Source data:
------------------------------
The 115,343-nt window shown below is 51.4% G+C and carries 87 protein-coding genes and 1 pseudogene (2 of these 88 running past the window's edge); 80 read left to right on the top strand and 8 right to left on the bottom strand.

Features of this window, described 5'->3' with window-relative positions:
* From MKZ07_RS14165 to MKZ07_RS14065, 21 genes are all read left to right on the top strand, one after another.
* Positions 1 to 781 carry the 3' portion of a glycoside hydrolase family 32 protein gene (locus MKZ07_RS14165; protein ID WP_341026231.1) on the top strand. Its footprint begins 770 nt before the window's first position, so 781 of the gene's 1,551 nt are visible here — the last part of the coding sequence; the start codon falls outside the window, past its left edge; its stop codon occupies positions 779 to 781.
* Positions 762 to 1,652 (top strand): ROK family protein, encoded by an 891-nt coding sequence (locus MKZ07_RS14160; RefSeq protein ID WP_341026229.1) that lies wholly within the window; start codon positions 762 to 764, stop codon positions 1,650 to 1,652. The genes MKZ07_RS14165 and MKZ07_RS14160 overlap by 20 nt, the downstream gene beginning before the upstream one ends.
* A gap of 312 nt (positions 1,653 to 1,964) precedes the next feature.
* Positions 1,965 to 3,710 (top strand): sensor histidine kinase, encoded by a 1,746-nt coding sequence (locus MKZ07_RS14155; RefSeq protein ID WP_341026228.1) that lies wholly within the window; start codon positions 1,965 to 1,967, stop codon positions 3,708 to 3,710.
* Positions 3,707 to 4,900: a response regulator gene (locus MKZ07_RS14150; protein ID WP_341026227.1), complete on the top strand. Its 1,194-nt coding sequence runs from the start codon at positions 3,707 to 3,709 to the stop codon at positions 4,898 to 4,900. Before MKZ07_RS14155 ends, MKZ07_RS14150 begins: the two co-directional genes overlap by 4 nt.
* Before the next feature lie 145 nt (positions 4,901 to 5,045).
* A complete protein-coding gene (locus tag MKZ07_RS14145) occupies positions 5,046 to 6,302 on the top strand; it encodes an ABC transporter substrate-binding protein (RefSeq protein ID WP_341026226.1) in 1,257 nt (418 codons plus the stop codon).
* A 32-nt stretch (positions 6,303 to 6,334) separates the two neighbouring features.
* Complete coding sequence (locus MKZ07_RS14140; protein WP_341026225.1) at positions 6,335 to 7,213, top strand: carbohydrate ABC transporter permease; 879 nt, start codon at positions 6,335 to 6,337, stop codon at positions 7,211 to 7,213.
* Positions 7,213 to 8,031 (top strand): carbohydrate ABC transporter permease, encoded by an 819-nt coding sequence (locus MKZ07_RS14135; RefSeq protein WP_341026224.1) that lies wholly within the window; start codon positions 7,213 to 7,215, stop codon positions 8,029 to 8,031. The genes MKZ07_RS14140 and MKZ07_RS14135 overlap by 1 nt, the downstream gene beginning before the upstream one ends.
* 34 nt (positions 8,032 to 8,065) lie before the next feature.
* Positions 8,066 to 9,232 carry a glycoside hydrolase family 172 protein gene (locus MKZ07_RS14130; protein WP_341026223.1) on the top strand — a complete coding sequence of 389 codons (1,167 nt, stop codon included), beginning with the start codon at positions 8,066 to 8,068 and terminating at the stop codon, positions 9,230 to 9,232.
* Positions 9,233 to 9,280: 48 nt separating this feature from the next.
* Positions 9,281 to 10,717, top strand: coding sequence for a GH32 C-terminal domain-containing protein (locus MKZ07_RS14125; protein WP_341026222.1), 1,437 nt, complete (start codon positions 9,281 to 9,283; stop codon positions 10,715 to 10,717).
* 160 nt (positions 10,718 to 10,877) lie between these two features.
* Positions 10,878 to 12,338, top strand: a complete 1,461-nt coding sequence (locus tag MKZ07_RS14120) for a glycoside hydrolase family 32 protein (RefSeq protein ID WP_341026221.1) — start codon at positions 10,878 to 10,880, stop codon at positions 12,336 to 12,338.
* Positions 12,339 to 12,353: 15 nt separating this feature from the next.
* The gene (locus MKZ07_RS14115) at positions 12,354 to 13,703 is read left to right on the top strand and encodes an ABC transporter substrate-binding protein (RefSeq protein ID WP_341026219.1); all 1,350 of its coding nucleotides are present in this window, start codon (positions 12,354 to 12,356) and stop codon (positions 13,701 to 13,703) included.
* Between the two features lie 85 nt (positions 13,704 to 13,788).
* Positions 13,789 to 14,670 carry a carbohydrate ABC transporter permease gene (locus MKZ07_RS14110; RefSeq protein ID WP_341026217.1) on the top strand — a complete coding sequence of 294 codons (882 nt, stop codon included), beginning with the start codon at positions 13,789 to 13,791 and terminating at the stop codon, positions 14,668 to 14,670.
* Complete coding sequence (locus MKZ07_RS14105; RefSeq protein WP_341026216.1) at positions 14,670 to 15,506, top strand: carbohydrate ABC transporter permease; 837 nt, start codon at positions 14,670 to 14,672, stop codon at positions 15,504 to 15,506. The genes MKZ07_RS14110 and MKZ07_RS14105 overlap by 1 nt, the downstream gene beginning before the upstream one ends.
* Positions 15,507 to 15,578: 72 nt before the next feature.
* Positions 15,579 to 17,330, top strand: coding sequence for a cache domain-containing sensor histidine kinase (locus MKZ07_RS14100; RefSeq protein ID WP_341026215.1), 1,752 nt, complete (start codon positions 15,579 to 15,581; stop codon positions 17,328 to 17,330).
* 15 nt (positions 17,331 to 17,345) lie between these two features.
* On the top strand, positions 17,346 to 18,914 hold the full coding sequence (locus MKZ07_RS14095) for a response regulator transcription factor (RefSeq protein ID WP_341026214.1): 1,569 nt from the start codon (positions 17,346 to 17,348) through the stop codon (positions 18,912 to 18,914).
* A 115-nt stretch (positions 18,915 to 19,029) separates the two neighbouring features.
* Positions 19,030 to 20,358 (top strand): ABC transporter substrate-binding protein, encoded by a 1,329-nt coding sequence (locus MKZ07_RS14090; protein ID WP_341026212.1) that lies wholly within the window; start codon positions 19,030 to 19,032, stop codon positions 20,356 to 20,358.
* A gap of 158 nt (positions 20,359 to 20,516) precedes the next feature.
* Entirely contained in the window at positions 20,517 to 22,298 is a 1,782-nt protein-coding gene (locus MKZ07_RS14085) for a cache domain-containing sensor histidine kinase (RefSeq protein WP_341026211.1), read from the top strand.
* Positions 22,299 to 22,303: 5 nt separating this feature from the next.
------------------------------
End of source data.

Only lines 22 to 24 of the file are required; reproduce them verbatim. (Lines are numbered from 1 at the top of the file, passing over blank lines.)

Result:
* Between the two features lie 85 nt (positions 13,704 to 13,788).
* Positions 13,789 to 14,670 carry a carbohydrate ABC transporter permease gene (locus MKZ07_RS14110; RefSeq protein ID WP_341026217.1) on the top strand — a complete coding sequence of 294 codons (882 nt, stop codon included), beginning with the start codon at positions 13,789 to 13,791 and terminating at the stop codon, positions 14,668 to 14,670.
* Complete coding sequence (locus MKZ07_RS14105; RefSeq protein WP_341026216.1) at positions 14,670 to 15,506, top strand: carbohydrate ABC transporter permease; 837 nt, start codon at positions 14,670 to 14,672, stop codon at positions 15,504 to 15,506. The genes MKZ07_RS14110 and MKZ07_RS14105 overlap by 1 nt, the downstream gene beginning before the upstream one ends.